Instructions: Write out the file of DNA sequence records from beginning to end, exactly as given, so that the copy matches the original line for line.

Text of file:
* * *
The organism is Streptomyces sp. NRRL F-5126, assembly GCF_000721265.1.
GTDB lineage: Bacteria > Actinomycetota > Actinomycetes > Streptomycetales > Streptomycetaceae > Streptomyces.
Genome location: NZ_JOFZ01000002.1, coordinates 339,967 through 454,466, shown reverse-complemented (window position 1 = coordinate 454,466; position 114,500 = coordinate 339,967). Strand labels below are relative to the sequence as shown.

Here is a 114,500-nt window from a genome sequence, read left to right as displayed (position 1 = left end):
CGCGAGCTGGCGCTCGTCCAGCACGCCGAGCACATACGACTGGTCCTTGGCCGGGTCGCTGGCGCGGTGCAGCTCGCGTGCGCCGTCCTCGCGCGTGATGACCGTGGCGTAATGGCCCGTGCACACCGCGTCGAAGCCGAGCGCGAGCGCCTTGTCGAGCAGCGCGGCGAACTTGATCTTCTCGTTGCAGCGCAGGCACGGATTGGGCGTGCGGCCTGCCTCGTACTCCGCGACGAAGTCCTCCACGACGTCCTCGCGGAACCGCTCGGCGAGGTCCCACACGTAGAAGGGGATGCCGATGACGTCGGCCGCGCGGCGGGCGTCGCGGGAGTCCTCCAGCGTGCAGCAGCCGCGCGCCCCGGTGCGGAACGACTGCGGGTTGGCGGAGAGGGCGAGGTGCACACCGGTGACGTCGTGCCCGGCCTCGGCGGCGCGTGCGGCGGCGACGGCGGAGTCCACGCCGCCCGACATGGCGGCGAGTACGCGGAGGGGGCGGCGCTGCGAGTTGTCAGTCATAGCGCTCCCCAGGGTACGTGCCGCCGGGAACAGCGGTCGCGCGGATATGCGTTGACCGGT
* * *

The organism is Streptomyces sp. NRRL F-5126, assembly GCF_000721265.1.
GTDB lineage: Bacteria > Actinomycetota > Actinomycetes > Streptomycetales > Streptomycetaceae > Streptomyces.
Genome location: NZ_JOFZ01000002.1, coordinates 339,967 through 454,466, shown reverse-complemented (window position 1 = coordinate 454,466; position 114,500 = coordinate 339,967). Strand labels below are relative to the sequence as shown.

Here is a 114,500-nt window from a genome sequence, read left to right as displayed (position 1 = left end):
CGCGAGCTGGCGCTCGTCCAGCACGCCGAGCACATACGACTGGTCCTTGGCCGGGTCGCTGGCGCGGTGCAGCTCGCGTGCGCCGTCCTCGCGCGTGATGACCGTGGCGTAATGGCCCGTGCACACCGCGTCGAAGCCGAGCGCGAGCGCCTTGTCGAGCAGCGCGGCGAACTTGATCTTCTCGTTGCAGCGCAGGCACGGATTGGGCGTGCGGCCTGCCTCGTACTCCGCGACGAAGTCCTCCACGACGTCCTCGCGGAACCGCTCGGCGAGGTCCCACACGTAGAAGGGGATGCCGATGACGTCGGCCGCGCGGCGGGCGTCGCGGGAGTCCTCCAGCGTGCAGCAGCCGCGCGCCCCGGTGCGGAACGACTGCGGGTTGGCGGAGAGGGCGAGGTGCACACCGGTGACGTCGTGCCCGGCCTCGGCGGCGCGTGCGGCGGCGACGGCGGAGTCCACGCCGCCCGACATGGCGGCGAGTACGCGGAGGGGGCGGCGCTGCGAGTTGTCAGTCATAGCGCTCCCCAGGGTACGTGCCGCCGGGAACAGCGGTCGCGCGGATATGCGTTGACCGGT